A grape by any other name
Those of us who write about wine for a living know the problem all too well. The eager face of a press agent, or an owner, or (in the worst case) a winemaker, shines down upon us as they ask The Question. “So, what do you think of the wines?”
It’s a sad but true fact that the best producers never, ever ask. They don’t need to. They know…and even if they don’t, they’re confident enough in their work to let it stand or fall on its own merits. And so, the verbalized desire for an on-the-spot assessment is left to those whose wines are, invariably, lacking in some fashion. At which point, the writer must make a choice.
The most indifferent and the most brutally honest will say whatever they think, without mitigation. This is, I suppose, the most ethically defensible position, but it’s not much fun for anyone. Even aside from the issue of saying hurtful things about a person’s passions, the conversation that follows almost always turns into an increasingly useless argument wherein the winery representative claims, “oh, but Bob Smith gave it a gold star,” while the writer is forced to defend some grand notion of subjectivity. Of course, running off to one’s publication of choice with a previously-unspoken truth is, viewed uncharitably, a little bit cowardly. But it does help avoid those really unpleasant personal moments, and that’s why most choose to do it.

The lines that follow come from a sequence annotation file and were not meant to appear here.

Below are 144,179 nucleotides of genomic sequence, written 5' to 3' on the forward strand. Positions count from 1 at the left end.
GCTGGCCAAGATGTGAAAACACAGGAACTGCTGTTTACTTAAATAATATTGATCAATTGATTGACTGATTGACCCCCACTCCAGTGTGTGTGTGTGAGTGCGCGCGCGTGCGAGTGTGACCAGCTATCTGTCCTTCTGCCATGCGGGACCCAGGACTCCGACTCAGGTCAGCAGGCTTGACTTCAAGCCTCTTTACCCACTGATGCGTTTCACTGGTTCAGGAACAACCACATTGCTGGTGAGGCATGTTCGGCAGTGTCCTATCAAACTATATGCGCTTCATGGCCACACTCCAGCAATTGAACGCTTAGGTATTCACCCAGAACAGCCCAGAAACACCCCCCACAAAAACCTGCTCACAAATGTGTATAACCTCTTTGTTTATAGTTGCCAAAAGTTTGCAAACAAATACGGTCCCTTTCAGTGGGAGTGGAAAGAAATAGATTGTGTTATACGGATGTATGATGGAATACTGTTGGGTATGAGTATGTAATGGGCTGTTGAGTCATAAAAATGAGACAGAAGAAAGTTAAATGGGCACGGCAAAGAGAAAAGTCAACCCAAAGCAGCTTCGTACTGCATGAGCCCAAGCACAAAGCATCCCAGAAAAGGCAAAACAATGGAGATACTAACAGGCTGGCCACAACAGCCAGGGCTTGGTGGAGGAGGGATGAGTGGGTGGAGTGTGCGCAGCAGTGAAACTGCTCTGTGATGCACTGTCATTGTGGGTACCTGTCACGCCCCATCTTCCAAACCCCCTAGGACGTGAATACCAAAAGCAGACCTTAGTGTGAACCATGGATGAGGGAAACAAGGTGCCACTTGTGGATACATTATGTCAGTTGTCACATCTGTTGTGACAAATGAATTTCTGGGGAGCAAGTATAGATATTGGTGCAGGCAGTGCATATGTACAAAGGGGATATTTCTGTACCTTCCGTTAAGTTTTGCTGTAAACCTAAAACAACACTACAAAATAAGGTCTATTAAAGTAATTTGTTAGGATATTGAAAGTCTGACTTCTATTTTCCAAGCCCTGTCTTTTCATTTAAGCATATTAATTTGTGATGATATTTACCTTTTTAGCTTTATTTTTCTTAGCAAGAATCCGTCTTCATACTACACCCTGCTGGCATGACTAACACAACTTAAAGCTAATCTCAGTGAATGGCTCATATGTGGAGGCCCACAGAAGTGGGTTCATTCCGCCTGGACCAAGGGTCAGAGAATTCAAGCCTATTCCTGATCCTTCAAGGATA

In the interim, however, something has to be said. An answer must be delivered, whether or not it satisfies. And so the clever writer will learn how to speak emptiness with eloquence. If it works well enough, everyone’s happy, and the conversation proceeds apace.
But sometimes, it doesn’t work. The writer knows it. The winemaker knows it. Each hapless attempt to avoid the truth is like a little drop of poison, slowly numbing and then, finally, killing the conversation and any connection that might have developed. It’s a slow, mealy-mouthed decline into morbidity. I’ve invented a word for it, and while subsequent research shows that I’m not the first to use the word, I might be the first to define it in this fashion.
Euphemasia. Noun. Elective conversational death by euphemism.